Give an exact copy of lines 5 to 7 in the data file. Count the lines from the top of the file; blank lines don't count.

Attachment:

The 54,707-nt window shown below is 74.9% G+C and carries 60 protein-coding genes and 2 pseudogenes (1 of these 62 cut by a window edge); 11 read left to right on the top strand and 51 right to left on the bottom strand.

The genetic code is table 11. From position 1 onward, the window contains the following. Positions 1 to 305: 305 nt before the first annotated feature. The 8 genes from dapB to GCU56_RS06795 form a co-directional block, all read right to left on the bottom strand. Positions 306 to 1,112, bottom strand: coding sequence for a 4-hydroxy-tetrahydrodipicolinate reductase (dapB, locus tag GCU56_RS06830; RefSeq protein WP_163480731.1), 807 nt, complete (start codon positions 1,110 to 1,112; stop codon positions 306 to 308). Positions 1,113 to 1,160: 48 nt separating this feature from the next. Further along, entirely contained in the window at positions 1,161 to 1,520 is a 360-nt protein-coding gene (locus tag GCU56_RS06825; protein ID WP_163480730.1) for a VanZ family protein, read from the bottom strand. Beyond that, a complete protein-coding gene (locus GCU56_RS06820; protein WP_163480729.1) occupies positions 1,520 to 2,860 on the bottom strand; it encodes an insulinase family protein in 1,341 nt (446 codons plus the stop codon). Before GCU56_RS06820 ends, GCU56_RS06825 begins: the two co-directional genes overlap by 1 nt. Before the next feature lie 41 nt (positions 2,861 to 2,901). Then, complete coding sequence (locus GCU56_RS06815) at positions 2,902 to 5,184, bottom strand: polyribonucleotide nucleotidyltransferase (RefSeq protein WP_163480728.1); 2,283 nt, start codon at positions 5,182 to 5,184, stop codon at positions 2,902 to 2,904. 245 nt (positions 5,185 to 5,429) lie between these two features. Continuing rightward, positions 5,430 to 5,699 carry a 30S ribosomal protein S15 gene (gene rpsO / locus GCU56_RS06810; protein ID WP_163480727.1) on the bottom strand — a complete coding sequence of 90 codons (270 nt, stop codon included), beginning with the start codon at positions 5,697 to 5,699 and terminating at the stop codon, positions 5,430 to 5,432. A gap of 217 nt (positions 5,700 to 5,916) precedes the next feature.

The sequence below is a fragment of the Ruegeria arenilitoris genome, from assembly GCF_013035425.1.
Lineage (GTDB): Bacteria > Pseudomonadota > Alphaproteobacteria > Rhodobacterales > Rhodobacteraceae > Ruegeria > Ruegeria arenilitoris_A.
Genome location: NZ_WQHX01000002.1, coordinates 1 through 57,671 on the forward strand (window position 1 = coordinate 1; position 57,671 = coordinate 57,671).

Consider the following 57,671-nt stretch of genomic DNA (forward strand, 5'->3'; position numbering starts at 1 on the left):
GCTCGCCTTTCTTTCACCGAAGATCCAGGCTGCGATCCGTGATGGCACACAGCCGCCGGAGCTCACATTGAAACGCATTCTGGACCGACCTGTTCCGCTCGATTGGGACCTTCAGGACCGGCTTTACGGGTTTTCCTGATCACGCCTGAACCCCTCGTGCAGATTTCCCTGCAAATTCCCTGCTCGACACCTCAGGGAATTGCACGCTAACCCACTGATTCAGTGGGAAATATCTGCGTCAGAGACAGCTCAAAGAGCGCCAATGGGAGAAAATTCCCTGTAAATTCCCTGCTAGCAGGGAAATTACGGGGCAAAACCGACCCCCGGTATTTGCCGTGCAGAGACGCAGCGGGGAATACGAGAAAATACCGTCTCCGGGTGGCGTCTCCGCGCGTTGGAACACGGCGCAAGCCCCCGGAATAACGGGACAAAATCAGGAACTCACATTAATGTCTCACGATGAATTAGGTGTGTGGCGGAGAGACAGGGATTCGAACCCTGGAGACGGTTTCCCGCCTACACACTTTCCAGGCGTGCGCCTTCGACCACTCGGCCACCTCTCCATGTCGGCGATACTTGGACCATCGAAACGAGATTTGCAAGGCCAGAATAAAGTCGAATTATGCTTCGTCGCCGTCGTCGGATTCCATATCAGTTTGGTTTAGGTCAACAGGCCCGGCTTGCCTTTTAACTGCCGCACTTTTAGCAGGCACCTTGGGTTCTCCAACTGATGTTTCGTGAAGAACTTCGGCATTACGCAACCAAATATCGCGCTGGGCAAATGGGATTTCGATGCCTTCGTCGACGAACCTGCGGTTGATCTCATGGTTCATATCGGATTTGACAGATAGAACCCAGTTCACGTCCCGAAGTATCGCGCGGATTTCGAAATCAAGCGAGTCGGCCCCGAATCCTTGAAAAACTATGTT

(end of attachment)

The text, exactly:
Genome location: NZ_WQHX01000002.1, coordinates 1 through 57,671 on the forward strand (window position 1 = coordinate 1; position 57,671 = coordinate 57,671).

Consider the following 57,671-nt stretch of genomic DNA (forward strand, 5'->3'; position numbering starts at 1 on the left):
GCTCGCCTTTCTTTCACCGAAGATCCAGGCTGCGATCCGTGATGGCACACAGCCGCCGGAGCTCACATTGAAACGCATTCTGGACCGACCTGTTCCGCTCGATTGGGACCTTCAGGACCGGCTTTACGGGTTTTCCTGATCACGCCTGAACCCCTCGTGCAGATTTCCCTGCAAATTCCCTGCTCGACACCTCAGGGAATTGCACGCTAACCCACTGATTCAGTGGGAAATATCTGCGTCAGAGACAGCTCAAAGAGCGCCAATGGGAGAAAATTCCCTGTAAATTCCCTGCTAGCAGGGAAATTACGGGGCAAAACCGACCCCCGGTATTTGCCGTGCAGAGACGCAGCGGGGAATACGAGAAAATACCGTCTCCGGGTGGCGTCTCCGCGCGTTGGAACACGGCGCAAGCCCCCGGAATAACGGGACAAAATCAGGAACTCACATTAATGTCTCACGATGAATTAGGTGTGTGGCGGAGAGACAGGGATTCGAACCCTGGAGACGGTTTCCCGCCTACACACTTTCCAGGCGTGCGCCTTCGACCACTCGGCCACCTCTCCATGTCGGCGATACTTGGACCATCGAAACGAGATTTGCAAGGCCAGAATAAAGTCGAATTATGCTTCGTCGCCGTCGTCGGATTCCATATCAGTTTGGTTTAGGTCAACAGGCCCGGCTTGCCTTTTAACTGCCGCACTTTTAGCAGGCACCTTGGGTTCTCCAACTGATGTTTCGTGAAGAACTTCGGCATTACGCAACCAAATATCGCGCTGGGCAAATGGGATTTCGATGCCTTCGTCGACGAACCTGCGGTTGATCTCATGGTTCATATCGGATTTGACAGATAGAACCCAGTTCACGTCCCGAAGTATCGCGCGGATTTCGAAATCAAGCGAGTCGGCCCCGAATCCTTGAAAAACTATGTT